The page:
On how admitting a weakness on a minor issue makes a brand’s other claims more believable

When asking ourselves about such a person’s trustworthiness, we should keep in mind a little tactic compliance practitioners often use to assure us of their sincerity: They will seem to argue to a degree against their own interest. Correctly done, this can be a subtly effective device for proving their honesty. Perhaps they will mention a small shortcoming in their position or product (“Oh, the disadvantages of Benson & Hedges”). Invariably, though, the drawback will be a secondary one that is easily overcome by a more significant advantages — “Listerine, the taste you hate three times a day”; “Avis: We’re number two, but we try harder”; “L’Oreal, a bit more expensive but worth it.” By establishing their basic truthfulness on minor issues, the compliance professionals who se this ploy can then be more believable when stressing the important aspects of their argument.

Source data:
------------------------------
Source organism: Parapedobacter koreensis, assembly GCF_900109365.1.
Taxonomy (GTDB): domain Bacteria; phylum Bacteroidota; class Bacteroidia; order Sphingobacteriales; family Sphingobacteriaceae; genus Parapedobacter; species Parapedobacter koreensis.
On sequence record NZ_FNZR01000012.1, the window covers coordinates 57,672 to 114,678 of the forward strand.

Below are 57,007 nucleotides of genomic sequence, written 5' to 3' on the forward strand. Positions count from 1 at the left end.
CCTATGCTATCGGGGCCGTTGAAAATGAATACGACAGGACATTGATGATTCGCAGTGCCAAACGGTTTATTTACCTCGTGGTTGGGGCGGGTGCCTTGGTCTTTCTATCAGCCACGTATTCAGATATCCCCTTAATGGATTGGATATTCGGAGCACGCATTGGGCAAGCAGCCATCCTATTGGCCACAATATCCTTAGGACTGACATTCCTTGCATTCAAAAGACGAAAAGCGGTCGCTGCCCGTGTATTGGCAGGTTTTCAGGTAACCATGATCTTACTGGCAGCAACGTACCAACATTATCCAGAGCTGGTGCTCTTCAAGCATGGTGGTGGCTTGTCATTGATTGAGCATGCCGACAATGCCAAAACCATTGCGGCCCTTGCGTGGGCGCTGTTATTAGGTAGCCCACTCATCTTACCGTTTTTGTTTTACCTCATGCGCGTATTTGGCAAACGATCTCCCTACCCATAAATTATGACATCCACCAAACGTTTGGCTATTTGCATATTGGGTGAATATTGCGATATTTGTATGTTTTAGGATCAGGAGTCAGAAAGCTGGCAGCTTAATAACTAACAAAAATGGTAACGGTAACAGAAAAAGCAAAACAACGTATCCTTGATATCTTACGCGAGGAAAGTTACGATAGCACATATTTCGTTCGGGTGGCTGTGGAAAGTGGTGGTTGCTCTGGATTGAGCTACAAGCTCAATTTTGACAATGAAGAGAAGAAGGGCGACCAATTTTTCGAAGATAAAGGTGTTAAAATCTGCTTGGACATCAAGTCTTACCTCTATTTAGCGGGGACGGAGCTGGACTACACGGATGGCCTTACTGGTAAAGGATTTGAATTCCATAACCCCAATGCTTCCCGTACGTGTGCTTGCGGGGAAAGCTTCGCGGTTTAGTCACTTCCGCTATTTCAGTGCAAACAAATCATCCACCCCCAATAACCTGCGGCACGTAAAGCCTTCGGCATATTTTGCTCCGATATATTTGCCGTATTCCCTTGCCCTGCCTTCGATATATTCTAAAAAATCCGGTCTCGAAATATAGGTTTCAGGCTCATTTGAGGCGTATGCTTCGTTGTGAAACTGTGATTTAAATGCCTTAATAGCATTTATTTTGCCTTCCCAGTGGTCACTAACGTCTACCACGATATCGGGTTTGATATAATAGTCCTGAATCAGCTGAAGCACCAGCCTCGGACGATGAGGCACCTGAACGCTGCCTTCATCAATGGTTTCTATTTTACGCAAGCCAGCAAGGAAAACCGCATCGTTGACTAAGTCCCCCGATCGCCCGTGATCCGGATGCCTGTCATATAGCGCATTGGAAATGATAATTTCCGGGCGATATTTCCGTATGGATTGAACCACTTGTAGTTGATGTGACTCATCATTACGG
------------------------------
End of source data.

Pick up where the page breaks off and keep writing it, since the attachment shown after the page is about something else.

Excerpt from: Influence: The Psychology of Persuasion by Robert Cialdini